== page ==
June 17, 2022
The Honorable Chiquita Brooks-LaSure
Centers for Medicare & Medicaid Services
U.S. Department of Health and Human Services
P.O. Box 8013
Baltimore, MD 21244-1850
SUBJECT: RE: CMS-1771-P, Medicare Program; Hospital Inpatient Prospective Payment Systems for Acute Care Hospitals and the Long-Term Care Hospital Prospective Payment System and Proposed Policy Changes and Fiscal Year 2023 Rates; Quality Programs and Medicare Promoting Interoperability Program Requirements for Eligible Hospitals and Critical Access Hospitals; Costs Incurred for Qualified and Non-qualified Deferred Compensation Plans; and Changes to Hospital and Critical Access Hospital Conditions of Participation: Proposed Rule (Vol. 87, No. 90), May 10, 2022.
Dear Administrator Brooks-LaSure:
On behalf of The Hospital and Healthsystem Association of Pennsylvania (HAP), which represents approximately 235 member institutions, we appreciate the opportunity to comment about the Centers for Medicare & Medicaid Services’ (CMS) hospital inpatient prospective payment system proposed rule for federal fiscal year (FFY) 2023.
HAP is extremely concerned with CMS’ proposed payment update of only 3.2 percent, given the extraordinary inflationary environment and continued labor and supply cost pressures hospitals and health systems face. Even worse, hospitals would actually see a net decrease in payments from 2022 to 2023 under this proposal because of proposed cuts to Disproportionate Share Hospital and other payments. This is simply unacceptable for hospitals and health systems, and their caregivers that have been on the front lines of the COVID-19 pandemic for more than two years now. While we have made great progress in the fight against this virus, our members continue to face a range of challenges that threaten their ability to continue caring for patients and providing essential services for their communities.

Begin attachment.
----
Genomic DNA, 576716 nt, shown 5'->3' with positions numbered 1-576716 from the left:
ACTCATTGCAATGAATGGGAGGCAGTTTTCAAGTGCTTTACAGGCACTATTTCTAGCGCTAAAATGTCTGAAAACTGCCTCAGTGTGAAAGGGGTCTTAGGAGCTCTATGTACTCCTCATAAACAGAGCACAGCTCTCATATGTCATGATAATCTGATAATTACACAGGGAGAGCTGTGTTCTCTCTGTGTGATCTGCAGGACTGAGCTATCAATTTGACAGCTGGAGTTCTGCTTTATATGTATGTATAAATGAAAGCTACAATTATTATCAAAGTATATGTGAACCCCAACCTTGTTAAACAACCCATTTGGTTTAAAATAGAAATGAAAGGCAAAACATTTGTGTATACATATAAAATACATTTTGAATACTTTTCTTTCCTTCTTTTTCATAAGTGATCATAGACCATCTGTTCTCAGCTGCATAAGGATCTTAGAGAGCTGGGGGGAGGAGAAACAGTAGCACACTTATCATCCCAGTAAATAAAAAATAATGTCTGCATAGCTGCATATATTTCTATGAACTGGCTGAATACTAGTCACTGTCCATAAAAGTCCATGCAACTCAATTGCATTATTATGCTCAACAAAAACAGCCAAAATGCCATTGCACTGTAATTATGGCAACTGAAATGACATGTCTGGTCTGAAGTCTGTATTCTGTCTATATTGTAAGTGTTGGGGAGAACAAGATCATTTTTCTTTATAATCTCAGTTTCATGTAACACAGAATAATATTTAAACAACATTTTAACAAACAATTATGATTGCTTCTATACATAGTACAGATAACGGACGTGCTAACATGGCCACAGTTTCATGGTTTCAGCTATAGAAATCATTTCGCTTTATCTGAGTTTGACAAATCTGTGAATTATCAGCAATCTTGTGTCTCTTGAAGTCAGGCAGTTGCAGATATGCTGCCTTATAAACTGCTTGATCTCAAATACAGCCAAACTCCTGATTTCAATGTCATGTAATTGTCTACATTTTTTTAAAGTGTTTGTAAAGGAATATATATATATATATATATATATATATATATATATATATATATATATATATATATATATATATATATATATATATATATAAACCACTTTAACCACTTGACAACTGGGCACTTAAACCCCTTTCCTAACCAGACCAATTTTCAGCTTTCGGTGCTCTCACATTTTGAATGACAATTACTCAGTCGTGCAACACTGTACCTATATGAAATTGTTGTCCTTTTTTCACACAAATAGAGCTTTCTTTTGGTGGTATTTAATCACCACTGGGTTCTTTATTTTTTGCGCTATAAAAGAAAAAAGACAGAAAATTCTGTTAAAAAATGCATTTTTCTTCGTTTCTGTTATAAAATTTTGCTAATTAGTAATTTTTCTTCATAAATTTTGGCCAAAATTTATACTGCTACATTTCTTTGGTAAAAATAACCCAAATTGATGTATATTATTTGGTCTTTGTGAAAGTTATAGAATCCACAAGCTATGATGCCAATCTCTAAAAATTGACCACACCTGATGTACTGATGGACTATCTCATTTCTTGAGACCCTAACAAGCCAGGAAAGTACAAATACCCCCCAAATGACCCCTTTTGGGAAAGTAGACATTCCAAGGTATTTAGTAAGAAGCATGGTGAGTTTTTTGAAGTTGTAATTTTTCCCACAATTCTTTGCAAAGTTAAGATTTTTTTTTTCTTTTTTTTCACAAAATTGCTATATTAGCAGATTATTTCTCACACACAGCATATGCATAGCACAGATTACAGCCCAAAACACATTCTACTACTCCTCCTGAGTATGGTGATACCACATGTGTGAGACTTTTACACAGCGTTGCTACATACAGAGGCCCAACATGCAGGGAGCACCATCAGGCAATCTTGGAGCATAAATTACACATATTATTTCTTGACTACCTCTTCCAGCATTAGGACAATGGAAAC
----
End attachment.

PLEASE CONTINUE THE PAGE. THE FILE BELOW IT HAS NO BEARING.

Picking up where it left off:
Separately, CMS proposes to use more than one year of data to determine uncompensated care costs. We have long stated that utilizing a single year of S-10 data may increase the potential for anomalies and undue fluctuations in uncompensated care payments, especially when hospitals experience unforeseen circumstances such as a pandemic.
Finally, we thank CMS for recognizing that the COVID-19 pandemic continues to affect hospital performance in its quality measurement and value programs, and appreciate its proposal not to penalize hospitals for non-representative performance under the Hospital-Acquired Condition Reduction and Value-Based Purchasing Programs for fiscal year 2023. Hospitals and health systems share CMS’ deep commitment to advancing health equity. We look forward to reviewing the details of CMS’ proposed health equity-related quality measures and further engaging on how to advance this vital work.
The following comments provide areas of emphasis that HAP otherwise incorporates by referencing all comprehensive comments submitted by the American Hospital Association.
Thank you for your consideration of HAP’s following comments regarding this proposed rule. If you have any questions, contact Kate Slatt, vice president, innovative payment and care delivery, at (717) 561-5317.
Jeffrey W. Bechtel
Senior Vice President, Health Economics and Policy